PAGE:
William Faulkner on art, life and the Nobel prize speech
“The poet’s voice need not merely be the record of man, it can be one of the props, the pillars to help him endure and prevail.” WF
Life is not interested in good and evil. Don Quixote was constantly choosing between good and evil, but then he was choosing in his dream state. He was mad. He entered reality only when he was so busy trying to cope with people that he had no time to distinguish between good and evil. Since people exist only in life, they must devote their time simply to being alive. Life is motion, and motion is concerned with what makes man move—which is ambition, power, pleasure. What time a man can devote to morality, he must take by force from the motion of which he is a part. He is compelled to make choices between good and evil sooner or later, because moral conscience demands that from him in order that he can live with himself tomorrow. His moral conscience is the curse he had to accept from the gods in order to gain from them the right to dream.
– Could you explain more what you mean by motion in relation to the artist?
The aim of every artist is to arrest motion, which is life, by artificial means and hold it fixed so that a hundred years later, when a stranger looks at it, it moves again since it is life. Since man is mortal, the only immortality possible for him is to leave something behind him that is immortal since it will always move. This is the artist’s way of scribbling “Kilroy was here” on the wall of the final and irrevocable oblivion through which he must someday pass. (W.Faulkner)
William Faulkner (1897-1962) was born in New Albany, Mississippi. As a boy, his family moved to Oxford, Miss., the little town that became the setting for much of his beloved fiction.
He created endearing characters in classic works such as; The Sound and the Fury, As I Lay Dying, Sanctuary, These Thirteen (short stories) and Light in August.
Faulkner was awarded the 1949 Nobel Prize in Literature, during a time of worldwide fear over the possibility of atomic warfare.
In this acceptance speech, he addresses those fears as they might impact young writers and reminds them of their duty:
I feel that this award was not made to me as a man, but to my work — life’s work in the agony and sweat of the human spirit, not for glory and least of all for profit, but to create out of the materials of the human spirit something which did not exist before. So this award is only mine in trust. It will not be difficult to find a dedication for the money part of it commensurate with the purpose and significance of its origin. But I would like to do the same with the acclaim too, by using this moment as a pinnacle from which I might be listened to by the young men and women already dedicated to the same anguish and travail, among whom is already that one who will some day stand where I am standing.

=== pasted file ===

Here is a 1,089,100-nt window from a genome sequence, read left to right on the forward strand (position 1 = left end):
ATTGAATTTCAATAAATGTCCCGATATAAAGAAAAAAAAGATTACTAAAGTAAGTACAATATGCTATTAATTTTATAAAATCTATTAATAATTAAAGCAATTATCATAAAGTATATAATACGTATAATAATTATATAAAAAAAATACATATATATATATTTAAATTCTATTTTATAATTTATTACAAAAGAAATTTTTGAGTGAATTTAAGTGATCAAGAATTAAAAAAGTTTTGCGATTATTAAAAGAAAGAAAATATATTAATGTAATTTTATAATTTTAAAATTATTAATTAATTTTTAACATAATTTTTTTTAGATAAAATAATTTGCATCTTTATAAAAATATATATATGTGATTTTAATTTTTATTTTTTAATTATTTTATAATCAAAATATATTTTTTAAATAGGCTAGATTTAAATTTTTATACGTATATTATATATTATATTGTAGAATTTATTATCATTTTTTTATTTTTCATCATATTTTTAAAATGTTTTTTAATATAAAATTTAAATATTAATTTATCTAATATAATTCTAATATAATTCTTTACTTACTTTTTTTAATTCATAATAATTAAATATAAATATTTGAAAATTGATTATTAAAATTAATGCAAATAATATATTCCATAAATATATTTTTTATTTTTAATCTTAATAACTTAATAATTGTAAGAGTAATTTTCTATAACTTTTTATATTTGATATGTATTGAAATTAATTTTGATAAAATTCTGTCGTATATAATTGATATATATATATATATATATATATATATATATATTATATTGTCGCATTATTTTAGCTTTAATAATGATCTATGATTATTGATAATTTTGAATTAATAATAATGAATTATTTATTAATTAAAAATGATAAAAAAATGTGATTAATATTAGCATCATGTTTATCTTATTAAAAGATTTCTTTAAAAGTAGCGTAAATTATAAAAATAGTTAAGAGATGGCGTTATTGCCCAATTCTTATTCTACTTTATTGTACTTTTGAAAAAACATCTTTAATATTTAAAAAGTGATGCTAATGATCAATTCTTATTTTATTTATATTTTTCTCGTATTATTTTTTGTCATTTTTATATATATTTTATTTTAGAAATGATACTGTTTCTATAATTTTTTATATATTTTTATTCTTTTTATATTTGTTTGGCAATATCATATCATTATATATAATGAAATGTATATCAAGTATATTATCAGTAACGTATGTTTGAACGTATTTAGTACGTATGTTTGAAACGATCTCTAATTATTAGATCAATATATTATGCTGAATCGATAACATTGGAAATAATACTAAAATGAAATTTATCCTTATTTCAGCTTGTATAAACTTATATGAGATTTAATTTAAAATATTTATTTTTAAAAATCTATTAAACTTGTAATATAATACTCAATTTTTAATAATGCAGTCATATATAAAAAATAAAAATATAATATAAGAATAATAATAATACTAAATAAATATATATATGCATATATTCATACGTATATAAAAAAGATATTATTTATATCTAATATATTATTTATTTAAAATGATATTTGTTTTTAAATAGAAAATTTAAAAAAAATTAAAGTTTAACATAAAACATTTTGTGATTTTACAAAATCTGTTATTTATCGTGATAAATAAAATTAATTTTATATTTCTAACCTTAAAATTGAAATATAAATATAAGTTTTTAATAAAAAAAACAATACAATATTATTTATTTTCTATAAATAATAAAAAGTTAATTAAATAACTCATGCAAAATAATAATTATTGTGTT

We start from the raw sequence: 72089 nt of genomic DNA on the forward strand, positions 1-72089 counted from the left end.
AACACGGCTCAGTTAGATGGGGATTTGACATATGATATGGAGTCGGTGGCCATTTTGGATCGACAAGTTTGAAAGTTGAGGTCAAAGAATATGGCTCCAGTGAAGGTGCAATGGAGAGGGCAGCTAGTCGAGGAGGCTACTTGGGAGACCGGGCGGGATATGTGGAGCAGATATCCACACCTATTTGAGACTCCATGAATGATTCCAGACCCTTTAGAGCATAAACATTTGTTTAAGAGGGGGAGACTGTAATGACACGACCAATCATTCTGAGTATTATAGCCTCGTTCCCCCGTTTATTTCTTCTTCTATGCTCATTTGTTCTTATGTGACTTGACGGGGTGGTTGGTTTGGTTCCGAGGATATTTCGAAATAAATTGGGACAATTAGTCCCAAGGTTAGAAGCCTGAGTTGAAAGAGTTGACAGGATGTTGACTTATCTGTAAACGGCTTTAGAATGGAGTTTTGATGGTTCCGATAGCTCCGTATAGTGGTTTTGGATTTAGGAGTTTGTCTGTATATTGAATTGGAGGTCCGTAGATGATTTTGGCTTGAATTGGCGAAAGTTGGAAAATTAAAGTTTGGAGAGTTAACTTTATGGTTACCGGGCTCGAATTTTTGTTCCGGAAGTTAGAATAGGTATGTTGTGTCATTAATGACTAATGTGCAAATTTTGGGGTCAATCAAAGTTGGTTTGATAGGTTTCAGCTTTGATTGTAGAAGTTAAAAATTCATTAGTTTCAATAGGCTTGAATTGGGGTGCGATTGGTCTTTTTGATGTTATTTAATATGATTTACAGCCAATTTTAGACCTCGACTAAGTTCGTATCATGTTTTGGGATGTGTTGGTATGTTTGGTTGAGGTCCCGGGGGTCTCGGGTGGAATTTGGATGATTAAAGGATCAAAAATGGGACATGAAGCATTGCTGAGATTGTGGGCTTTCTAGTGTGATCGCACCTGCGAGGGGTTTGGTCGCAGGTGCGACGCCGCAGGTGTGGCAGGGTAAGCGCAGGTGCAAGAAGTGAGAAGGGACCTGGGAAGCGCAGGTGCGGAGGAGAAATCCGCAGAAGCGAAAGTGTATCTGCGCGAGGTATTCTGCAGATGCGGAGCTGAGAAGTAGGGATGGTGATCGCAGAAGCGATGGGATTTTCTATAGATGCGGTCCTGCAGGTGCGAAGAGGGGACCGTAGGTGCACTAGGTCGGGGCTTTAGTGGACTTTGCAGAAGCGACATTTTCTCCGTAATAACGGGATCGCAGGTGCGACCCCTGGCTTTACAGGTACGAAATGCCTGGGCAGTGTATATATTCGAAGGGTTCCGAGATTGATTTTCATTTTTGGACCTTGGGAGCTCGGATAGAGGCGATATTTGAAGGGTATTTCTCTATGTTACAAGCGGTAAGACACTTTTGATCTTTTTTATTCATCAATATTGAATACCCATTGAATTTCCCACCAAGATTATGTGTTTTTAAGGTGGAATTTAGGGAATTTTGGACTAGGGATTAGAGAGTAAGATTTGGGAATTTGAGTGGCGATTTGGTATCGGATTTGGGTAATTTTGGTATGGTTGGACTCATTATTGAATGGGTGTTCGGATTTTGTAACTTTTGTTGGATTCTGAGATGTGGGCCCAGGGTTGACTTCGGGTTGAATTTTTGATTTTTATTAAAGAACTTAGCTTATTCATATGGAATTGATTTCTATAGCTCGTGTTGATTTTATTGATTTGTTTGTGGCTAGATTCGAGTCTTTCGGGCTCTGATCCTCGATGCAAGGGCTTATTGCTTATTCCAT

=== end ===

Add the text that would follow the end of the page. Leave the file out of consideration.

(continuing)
Our tragedy today is a general and universal physical fear so long sustained by now that we can even bear it. There are no longer problems of the spirit. There is only the question: When will I be blown up? Because of this, the young man or woman writing today has forgotten the problems of the human heart in conflict with itself which alone can make good writing because only that is worth writing about, worth the agony and the sweat.
He must learn them again. He must teach himself that the basest of all things is to be afraid; and, teaching himself that, forget it forever, leaving no room in his workshop for anything but the old verities and truths of the heart, the universal truths lacking which any story is ephemeral and doomed — love and honor and pity and pride and compassion and sacrifice. Until he does so, he labors under a curse. He writes not of love but of lust, of defeats in which nobody loses anything of value, of victories without hope and, worst of all, without pity or compassion. His griefs grieve on no universal bones, leaving no scars. He writes not of the heart but of the glands.
Until he learns these things, he will write as though he stood among and watched the end of man. I decline to accept the end of man. It is easy enough to say that man is immortal simply because he will endure: that when the last ding-dong of doom has clanged and faded from the last worthless rock hanging tideless in the last red and dying evening, that even then there will still be one more sound: that of his puny inexhaustible voice, still talking. I refuse to accept this. I believe that man will not merely endure: he will prevail. He is immortal, not because he alone among creatures has an inexhaustible voice, but because he has a soul, a spirit capable of compassion and sacrifice and endurance. The poet’s, the writer’s, duty is to write about these things. It is his privilege to help man endure by lifting his heart, by reminding him of the courage and honor and hope and pride and compassion and pity and sacrifice which have been the glory of his past. The poet’s voice need not merely be the record of man, it can be one of the props, the pillars to help him endure and prevail.
William Faulkner – December 10, 1950
Wiliam Faulkner’s Nobel Prize Acceptance Speech
William Faulkner reads his speech accepting the Nobel Prize in Literature, which he was awarded in 1949. At the time this speech was given, the world had just emerged from the chaos of the Second World War, and the threat of atomic annihilation hung over humanity. Faulkner’s faith in the human spirit, as expressed in this speech, rejects in his way the horrors of the preceding decade.
http://www.theparisreview.org/interviews/4954/the-art-of-fiction-no-12-william-faulkner, interviewed by the Paris Review, in 1956